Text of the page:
### Example: Finding Increasing and Decreasing Intervals on a Graph

Given the function [latex]p\left(t\right)[/latex] in the graph below, identify the intervals on which the function appears to be increasing.

### Tip for success: increasing/decreasing behavior

The behavior of the function values of the graph of a function is read over the x-axis, from left to right. That is,

- a function is said to be increasing if its function values increase as x increases;
- a function is said to be decreasing if its function values decrease as x increases.

### Example: Finding Local Extrema from a Graph

Graph the function [latex]f\left(x\right)=\dfrac{2}{x}+\dfrac{x}{3}[/latex]. Then use the graph to estimate the local extrema of the function and to determine the intervals on which the function is increasing.

### tip for success: reading extrema

Recall that points on the graph of a function are ordered pairs in the form of

[latex]\left(\text{input, output}\right) \quad = \quad \left(x, f(x)\right)[/latex].

If a function’s graph has a local minimum or maximum at some point [latex]\left(x, f(x)\right)[/latex], we say

“the extrema *occurs at *[latex]x[/latex], and that the minimum or maximum *is *[latex]f(x)[/latex].”

### Try It

Graph the function [latex]f\left(x\right)={x}^{3}-6{x}^{2}-15x+20[/latex] to estimate the local extrema of the function. Use these to determine the intervals on which the function is increasing and decreasing.

### Example: Finding Local Maxima and Minima from a Graph

For the function [latex]f[/latex] whose graph is shown below, find all local maxima and minima.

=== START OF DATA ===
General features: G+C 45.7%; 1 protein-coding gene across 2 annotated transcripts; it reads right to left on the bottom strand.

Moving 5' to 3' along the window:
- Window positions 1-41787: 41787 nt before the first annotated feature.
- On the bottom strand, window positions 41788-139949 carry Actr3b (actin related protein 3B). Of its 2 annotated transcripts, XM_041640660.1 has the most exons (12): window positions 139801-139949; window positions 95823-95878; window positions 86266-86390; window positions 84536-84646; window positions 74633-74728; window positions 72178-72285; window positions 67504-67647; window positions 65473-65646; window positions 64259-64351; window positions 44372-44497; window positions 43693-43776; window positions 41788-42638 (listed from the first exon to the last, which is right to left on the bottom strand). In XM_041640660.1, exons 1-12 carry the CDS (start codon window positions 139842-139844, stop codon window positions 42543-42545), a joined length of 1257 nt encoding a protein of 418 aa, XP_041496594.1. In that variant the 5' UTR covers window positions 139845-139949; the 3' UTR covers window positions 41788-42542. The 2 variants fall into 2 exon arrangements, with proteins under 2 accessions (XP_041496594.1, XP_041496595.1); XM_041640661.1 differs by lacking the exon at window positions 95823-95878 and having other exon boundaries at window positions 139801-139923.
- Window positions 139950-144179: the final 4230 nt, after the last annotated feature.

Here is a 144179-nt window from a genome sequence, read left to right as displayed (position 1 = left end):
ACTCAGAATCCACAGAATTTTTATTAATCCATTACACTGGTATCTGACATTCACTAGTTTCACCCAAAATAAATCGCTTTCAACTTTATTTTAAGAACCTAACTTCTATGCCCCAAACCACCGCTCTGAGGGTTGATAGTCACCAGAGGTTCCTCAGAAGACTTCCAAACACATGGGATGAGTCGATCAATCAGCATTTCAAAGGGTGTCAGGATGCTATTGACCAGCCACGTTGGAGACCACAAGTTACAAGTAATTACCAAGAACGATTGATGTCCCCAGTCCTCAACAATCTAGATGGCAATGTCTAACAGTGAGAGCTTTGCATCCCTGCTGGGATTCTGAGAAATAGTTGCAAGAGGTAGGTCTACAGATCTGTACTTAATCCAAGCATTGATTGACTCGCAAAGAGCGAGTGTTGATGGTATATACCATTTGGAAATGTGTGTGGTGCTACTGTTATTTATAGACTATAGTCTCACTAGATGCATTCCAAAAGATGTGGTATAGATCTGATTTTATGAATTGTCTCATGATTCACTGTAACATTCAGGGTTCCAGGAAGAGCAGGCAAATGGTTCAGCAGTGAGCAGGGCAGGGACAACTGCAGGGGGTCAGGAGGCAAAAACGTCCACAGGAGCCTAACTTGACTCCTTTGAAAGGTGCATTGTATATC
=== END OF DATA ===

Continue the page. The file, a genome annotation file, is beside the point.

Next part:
### tip for success: toolkit functions

The toolkit functions continue to appear throughout the course. Have you memorized them yet? Would you be able to sketch a quick graph of each from its equation?

## Analyzing the Toolkit Functions for Increasing or Decreasing Intervals

We will now return to our toolkit functions and discuss their graphical behavior in the table below.

## Use a graph to locate the absolute maximum and absolute minimum of a function

There is a difference between locating the highest and lowest points on a graph in a region around an open interval (locally) and locating the highest and lowest points on the graph for the entire domain. The [latex]y\text{-}[/latex] coordinates (output) at the highest and lowest points are called the **absolute maximum **and** absolute minimum**, respectively.

To locate absolute maxima and minima from a graph, we need to observe the graph to determine where the graph attains it highest and lowest points on the domain of the function.

Not every function has an absolute maximum or minimum value. The toolkit function [latex]f\left(x\right)={x}^{3}[/latex] is one such function.

### A General Note: Absolute Maxima and Minima

The **absolute maximum** of [latex]f[/latex] at [latex]x=c[/latex] is [latex]f\left(c\right)[/latex] where [latex]f\left(c\right)\ge f\left(x\right)[/latex] for all [latex]x[/latex] in the domain of [latex]f[/latex].

The **absolute minimum** of [latex]f[/latex] at [latex]x=d[/latex] is [latex]f\left(d\right)[/latex] where [latex]f\left(d\right)\le f\left(x\right)[/latex] for all [latex]x[/latex] in the domain of [latex]f[/latex].

### Example: Finding Absolute Maxima and Minima from a Graph

For the function [latex]f[/latex] shown below, find all absolute maxima and minima.